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Ol’ Robbo had not seen this video before, I think.  It made me laugh and laugh:

Way, waaaaaay back in the fierce young days of the Llamas, when every blog pronouncement seemed worth fighting about, I recall getting into a kerfluffle with some camelidophiles over my opinion that German is an ugly language, full of gutturals, rocky with consonants and ridiculous in some of its excessive compounding.  I stated something to the effect that it reminded me of nothing but dark fir woods; cold, dismal swamps; and howling hordes of barbarians swarming out to fall on Varus and his Legions in the Teutoburg Forest and cut them to ribbons.

I still feel that way, but here’s a defense by a native-speaker, which I include out of fairness since it was from this article that I lifted the video.  Enjoy!

A glass of wine with Arts & Letters Daily.

UPDATE:  After pondering whilst shoveling off the patio, it occurs to me that maybe I have seen this video before.  Still funny.  Also, I’m willing to bet all of those so-called Europeans are actually ‘Muricans.  If that Johnny is a genuine Brit, then so am I.

Baby BoomRecently ol’ Robbo got his hands on Peej O’Rourke’s latest book, The Baby Boom:  How It Got That Way, and It Wasn’t My Fault and I’ll Never Do It Again.  As the title suggests, this is O’Rourke’s take on his own generation, its origins, rise and impact on history, which he achieves through a mixture of personal recollection and larger picture analysis.

I’ve been kinda down on Peej’s writing ever since he hit his peak in the 90’s with All The Trouble In The World and Eat the Rich.  To me, his style has gradually gotten somewhat, well, staler and a bit crusty.  With that said, this is a very well-written book.  Even though Peej is an essayist by trade and I believe this is his first attempt at a genuine book-length narrative,  nonetheless it holds up very well throughout.  (One tool he uses that particularly impressed me is a series of descriptive snippets of his own personal history – starting from boyhood – that he gradually weaves together into metaphoric themes as he progresses.)  Also, his observations are as sharp and funny as any others he has made.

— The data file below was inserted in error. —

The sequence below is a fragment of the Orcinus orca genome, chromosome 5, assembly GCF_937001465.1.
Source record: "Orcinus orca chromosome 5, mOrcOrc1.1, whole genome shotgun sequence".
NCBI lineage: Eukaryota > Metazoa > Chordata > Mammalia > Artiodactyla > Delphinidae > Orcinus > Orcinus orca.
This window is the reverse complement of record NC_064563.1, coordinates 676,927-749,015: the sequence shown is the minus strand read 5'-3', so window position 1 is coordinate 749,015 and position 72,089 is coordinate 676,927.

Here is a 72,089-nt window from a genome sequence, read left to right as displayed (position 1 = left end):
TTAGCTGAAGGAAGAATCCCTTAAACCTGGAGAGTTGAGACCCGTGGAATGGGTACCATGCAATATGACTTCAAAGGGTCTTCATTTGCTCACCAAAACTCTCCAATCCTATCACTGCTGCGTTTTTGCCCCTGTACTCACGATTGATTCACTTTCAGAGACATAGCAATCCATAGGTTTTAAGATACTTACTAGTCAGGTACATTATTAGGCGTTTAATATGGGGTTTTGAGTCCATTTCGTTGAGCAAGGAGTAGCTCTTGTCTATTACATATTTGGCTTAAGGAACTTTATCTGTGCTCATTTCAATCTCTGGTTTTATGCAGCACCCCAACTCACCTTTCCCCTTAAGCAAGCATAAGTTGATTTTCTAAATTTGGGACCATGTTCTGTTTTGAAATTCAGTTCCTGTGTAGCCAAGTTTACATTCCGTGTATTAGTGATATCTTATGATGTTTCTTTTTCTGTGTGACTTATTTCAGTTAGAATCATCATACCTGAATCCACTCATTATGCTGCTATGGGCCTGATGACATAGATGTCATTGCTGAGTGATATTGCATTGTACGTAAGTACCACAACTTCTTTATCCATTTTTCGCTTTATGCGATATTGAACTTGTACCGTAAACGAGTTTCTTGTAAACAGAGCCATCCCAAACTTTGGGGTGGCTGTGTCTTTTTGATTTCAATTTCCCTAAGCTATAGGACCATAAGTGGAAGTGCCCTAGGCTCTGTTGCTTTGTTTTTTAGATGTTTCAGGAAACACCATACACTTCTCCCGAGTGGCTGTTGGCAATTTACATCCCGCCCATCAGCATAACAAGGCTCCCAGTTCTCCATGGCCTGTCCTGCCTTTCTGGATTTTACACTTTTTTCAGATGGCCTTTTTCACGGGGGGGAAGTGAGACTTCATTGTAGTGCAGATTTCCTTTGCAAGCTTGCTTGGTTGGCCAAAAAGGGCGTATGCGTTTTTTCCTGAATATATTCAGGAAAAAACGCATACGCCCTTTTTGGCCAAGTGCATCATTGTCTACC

But.

But….. 

Here’s the thing.  Peej spends the majority of the book laying down the character traits of the Boomers – spoiled, selfish, perpetually adolescent, hedonistic.  He also describes what a wild ride it’s been unleashing such traits on the society built up by its stick-in-the-mud predecessors.   All this I expected.  After all, so long as somebody is working hard to keep the pantry and cellar stocked, sure, you can have one hell of a party.   But, going by the book’s title, I also expected a climactic denunciation and something akin to an apology.   After all, Peej has been a Professional Conservative for 40-odd years, specializing in sniping at the foibles of his generation, and I thought the rest of the book was going to be a set up for pulling Peter Pan over his knee and whaling on him with a belt-buckle.  

But in the last chapter, entitled “Big Damn Messy Bundle of Joy”?  Where he should have looked around and noticed just how badly his generation has trashed the place and how hard – if not impossible – it’s going to be for those of us following to clean it up?  He celebrates!  While he rightly lauds the creative energies unleashed by the Boomer revolution,  he conveniently forgets that for every Bill Gates and Steve Jobs that it might have made there are legions of my hippy Uncle Dave, who last I heard of him 20-odd years ago was tending bar part-time and crashing on a buddy’s sofa.   He actually praises the “liberation” of the sexual revolution, which, so far as I can see, has only brought about the destruction of the family unit, plummeting birth-rates, the commodification and dehumanization of sexuality and wide-spread misery.   He completely ignores the fact that the Boomers’ looting of the coffers will leave those succeeding them no other use for all those worthless I.O.U.’s  than to wipe their bottoms (which won’t even matter because they’ll have nothing to eat).   And while he is correct that envy of Western prosperity was a major cause of the Soviet Union’s cracking and faltering, his prediction that the spread of Boomer “values” throughout the Third World will lead to the collapse of all those myriad tin-pot dictators and medieval theocracies strikes me as, well, naive.